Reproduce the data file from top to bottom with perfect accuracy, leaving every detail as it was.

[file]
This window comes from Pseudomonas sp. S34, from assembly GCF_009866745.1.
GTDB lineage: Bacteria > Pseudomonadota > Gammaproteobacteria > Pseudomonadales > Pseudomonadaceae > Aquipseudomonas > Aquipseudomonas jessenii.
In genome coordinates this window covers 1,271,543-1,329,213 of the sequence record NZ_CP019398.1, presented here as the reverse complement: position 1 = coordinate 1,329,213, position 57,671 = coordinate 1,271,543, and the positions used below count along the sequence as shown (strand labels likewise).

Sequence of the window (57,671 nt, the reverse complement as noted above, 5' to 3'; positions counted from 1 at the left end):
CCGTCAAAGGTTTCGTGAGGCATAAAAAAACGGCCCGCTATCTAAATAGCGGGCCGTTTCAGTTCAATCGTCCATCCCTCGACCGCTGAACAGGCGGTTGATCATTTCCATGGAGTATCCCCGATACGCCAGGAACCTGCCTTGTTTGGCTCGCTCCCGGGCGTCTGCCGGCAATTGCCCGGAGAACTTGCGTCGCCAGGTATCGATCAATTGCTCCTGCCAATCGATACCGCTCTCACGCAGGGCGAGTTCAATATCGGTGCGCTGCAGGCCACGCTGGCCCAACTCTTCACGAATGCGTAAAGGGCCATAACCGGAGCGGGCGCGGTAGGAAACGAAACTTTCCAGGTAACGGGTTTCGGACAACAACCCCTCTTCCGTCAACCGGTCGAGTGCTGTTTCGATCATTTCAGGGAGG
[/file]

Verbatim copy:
This window comes from Pseudomonas sp. S34, from assembly GCF_009866745.1.
GTDB lineage: Bacteria > Pseudomonadota > Gammaproteobacteria > Pseudomonadales > Pseudomonadaceae > Aquipseudomonas > Aquipseudomonas jessenii.
In genome coordinates this window covers 1,271,543-1,329,213 of the sequence record NZ_CP019398.1, presented here as the reverse complement: position 1 = coordinate 1,329,213, position 57,671 = coordinate 1,271,543, and the positions used below count along the sequence as shown (strand labels likewise).

Sequence of the window (57,671 nt, the reverse complement as noted above, 5' to 3'; positions counted from 1 at the left end):
CCGTCAAAGGTTTCGTGAGGCATAAAAAAACGGCCCGCTATCTAAATAGCGGGCCGTTTCAGTTCAATCGTCCATCCCTCGACCGCTGAACAGGCGGTTGATCATTTCCATGGAGTATCCCCGATACGCCAGGAACCTGCCTTGTTTGGCTCGCTCCCGGGCGTCTGCCGGCAATTGCCCGGAGAACTTGCGTCGCCAGGTATCGATCAATTGCTCCTGCCAATCGATACCGCTCTCACGCAGGGCGAGTTCAATATCGGTGCGCTGCAGGCCACGCTGGCCCAACTCTTCACGAATGCGTAAAGGGCCATAACCGGAGCGGGCGCGGTAGGAAACGAAACTTTCCAGGTAACGGGTTTCGGACAACAACCCCTCTTCCGTCAACCGGTCGAGTGCTGTTTCGATCATTTCAGGGAGG